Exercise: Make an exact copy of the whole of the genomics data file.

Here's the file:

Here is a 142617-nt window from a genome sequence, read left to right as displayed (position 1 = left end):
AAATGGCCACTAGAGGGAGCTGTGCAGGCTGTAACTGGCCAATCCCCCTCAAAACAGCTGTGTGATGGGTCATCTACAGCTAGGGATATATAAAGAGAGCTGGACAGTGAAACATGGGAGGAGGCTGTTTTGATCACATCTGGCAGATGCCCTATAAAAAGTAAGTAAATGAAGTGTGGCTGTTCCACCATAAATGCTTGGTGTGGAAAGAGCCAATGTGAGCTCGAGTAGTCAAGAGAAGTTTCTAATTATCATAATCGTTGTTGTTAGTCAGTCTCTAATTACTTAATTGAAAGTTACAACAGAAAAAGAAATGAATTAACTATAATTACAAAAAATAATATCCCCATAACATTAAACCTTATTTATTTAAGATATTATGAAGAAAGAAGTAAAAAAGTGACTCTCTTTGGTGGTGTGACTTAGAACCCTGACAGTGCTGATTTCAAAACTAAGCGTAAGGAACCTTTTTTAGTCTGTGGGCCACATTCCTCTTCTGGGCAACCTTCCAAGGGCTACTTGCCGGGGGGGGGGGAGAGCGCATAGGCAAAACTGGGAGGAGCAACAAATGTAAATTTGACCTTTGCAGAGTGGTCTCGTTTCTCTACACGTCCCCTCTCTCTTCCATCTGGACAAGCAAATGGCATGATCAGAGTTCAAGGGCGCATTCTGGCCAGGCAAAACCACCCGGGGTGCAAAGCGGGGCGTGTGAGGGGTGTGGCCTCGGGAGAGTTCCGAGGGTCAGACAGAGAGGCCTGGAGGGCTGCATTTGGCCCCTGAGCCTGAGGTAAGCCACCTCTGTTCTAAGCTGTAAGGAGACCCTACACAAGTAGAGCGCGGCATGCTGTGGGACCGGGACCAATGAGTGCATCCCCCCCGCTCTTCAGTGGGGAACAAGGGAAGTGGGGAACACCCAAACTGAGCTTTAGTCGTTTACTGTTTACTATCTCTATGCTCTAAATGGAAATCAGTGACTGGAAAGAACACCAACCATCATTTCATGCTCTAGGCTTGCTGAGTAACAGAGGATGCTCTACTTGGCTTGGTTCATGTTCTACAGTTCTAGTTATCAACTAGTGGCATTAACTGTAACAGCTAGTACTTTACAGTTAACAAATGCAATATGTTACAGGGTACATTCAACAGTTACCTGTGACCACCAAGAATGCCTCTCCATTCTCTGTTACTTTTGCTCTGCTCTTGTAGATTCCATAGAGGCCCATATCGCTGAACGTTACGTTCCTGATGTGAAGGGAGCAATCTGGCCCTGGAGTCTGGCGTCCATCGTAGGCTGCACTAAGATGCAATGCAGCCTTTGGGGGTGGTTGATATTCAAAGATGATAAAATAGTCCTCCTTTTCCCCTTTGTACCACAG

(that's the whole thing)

Here is a 142617-nt window from a genome sequence, read left to right as displayed (position 1 = left end):
AAATGGCCACTAGAGGGAGCTGTGCAGGCTGTAACTGGCCAATCCCCCTCAAAACAGCTGTGTGATGGGTCATCTACAGCTAGGGATATATAAAGAGAGCTGGACAGTGAAACATGGGAGGAGGCTGTTTTGATCACATCTGGCAGATGCCCTATAAAAAGTAAGTAAATGAAGTGTGGCTGTTCCACCATAAATGCTTGGTGTGGAAAGAGCCAATGTGAGCTCGAGTAGTCAAGAGAAGTTTCTAATTATCATAATCGTTGTTGTTAGTCAGTCTCTAATTACTTAATTGAAAGTTACAACAGAAAAAGAAATGAATTAACTATAATTACAAAAAATAATATCCCCATAACATTAAACCTTATTTATTTAAGATATTATGAAGAAAGAAGTAAAAAAGTGACTCTCTTTGGTGGTGTGACTTAGAACCCTGACAGTGCTGATTTCAAAACTAAGCGTAAGGAACCTTTTTTAGTCTGTGGGCCACATTCCTCTTCTGGGCAACCTTCCAAGGGCTACTTGCCGGGGGGGGGGGAGAGCGCATAGGCAAAACTGGGAGGAGCAACAAATGTAAATTTGACCTTTGCAGAGTGGTCTCGTTTCTCTACACGTCCCCTCTCTCTTCCATCTGGACAAGCAAATGGCATGATCAGAGTTCAAGGGCGCATTCTGGCCAGGCAAAACCACCCGGGGTGCAAAGCGGGGCGTGTGAGGGGTGTGGCCTCGGGAGAGTTCCGAGGGTCAGACAGAGAGGCCTGGAGGGCTGCATTTGGCCCCTGAGCCTGAGGTAAGCCACCTCTGTTCTAAGCTGTAAGGAGACCCTACACAAGTAGAGCGCGGCATGCTGTGGGACCGGGACCAATGAGTGCATCCCCCCCGCTCTTCAGTGGGGAACAAGGGAAGTGGGGAACACCCAAACTGAGCTTTAGTCGTTTACTGTTTACTATCTCTATGCTCTAAATGGAAATCAGTGACTGGAAAGAACACCAACCATCATTTCATGCTCTAGGCTTGCTGAGTAACAGAGGATGCTCTACTTGGCTTGGTTCATGTTCTACAGTTCTAGTTATCAACTAGTGGCATTAACTGTAACAGCTAGTACTTTACAGTTAACAAATGCAATATGTTACAGGGTACATTCAACAGTTACCTGTGACCACCAAGAATGCCTCTCCATTCTCTGTTACTTTTGCTCTGCTCTTGTAGATTCCATAGAGGCCCATATCGCTGAACGTTACGTTCCTGATGTGAAGGGAGCAATCTGGCCCTGGAGTCTGGCGTCCATCGTAGGCTGCACTAAGATGCAATGCAGCCTTTGGGGGTGGTTGATATTCAAAGATGATAAAATAGTCCTCCTTTTCCCCTTTGTACCACAG